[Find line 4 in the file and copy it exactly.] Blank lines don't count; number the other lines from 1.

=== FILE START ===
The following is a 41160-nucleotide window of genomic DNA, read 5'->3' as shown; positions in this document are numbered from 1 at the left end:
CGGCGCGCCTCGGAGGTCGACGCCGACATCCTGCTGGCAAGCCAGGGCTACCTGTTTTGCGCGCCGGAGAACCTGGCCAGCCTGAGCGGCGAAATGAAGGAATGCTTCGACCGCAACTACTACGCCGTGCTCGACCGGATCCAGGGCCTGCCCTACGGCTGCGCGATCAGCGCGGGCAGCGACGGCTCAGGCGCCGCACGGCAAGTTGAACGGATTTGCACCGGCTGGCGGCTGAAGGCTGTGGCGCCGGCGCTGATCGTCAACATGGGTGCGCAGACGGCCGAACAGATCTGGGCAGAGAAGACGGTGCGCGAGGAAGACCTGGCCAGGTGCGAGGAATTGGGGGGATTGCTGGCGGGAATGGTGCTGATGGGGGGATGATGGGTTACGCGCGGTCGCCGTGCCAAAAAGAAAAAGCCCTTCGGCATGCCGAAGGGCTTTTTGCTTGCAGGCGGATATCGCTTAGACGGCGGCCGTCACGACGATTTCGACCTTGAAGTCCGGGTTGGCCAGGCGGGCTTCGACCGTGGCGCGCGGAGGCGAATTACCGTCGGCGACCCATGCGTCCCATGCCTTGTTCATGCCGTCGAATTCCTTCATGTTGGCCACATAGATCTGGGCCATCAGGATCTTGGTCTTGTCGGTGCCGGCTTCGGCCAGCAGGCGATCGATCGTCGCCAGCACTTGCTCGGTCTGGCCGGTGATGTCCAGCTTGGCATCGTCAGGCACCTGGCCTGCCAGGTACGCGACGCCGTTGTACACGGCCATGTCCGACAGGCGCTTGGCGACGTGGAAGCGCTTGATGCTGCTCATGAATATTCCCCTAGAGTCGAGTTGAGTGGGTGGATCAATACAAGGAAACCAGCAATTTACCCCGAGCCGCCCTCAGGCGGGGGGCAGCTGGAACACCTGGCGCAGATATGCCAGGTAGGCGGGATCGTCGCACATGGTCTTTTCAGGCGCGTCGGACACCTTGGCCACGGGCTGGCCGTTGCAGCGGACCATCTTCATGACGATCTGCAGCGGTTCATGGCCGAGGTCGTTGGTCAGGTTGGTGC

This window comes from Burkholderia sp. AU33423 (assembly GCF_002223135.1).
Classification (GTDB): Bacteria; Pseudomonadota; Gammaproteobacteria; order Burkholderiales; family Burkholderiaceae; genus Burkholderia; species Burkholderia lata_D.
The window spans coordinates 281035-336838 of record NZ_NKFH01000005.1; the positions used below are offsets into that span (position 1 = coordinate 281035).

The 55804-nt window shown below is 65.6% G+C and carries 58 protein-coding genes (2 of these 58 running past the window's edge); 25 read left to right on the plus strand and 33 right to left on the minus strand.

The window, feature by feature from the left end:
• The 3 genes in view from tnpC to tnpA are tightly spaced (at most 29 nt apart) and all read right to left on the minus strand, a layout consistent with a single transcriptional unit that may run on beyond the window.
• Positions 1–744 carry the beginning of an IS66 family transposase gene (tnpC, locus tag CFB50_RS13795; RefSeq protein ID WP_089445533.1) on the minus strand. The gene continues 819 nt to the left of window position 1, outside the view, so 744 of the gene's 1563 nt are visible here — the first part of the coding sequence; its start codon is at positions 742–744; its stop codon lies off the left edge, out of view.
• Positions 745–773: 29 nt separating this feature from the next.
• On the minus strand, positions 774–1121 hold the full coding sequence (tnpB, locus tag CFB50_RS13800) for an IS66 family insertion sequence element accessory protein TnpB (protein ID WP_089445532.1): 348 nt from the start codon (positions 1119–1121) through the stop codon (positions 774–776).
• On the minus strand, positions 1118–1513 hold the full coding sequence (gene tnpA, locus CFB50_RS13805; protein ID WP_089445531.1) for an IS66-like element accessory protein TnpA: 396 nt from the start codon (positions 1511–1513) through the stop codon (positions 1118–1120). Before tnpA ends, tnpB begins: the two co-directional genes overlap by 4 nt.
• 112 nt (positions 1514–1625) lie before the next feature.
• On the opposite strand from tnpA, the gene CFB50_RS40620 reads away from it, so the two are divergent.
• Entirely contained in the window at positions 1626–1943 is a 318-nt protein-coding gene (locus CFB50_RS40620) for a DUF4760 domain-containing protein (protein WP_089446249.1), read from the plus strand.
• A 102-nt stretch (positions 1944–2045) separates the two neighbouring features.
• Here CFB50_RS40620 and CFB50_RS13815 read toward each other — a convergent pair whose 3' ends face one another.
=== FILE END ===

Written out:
Classification (GTDB): Bacteria; Pseudomonadota; Gammaproteobacteria; order Burkholderiales; family Burkholderiaceae; genus Burkholderia; species Burkholderia lata_D.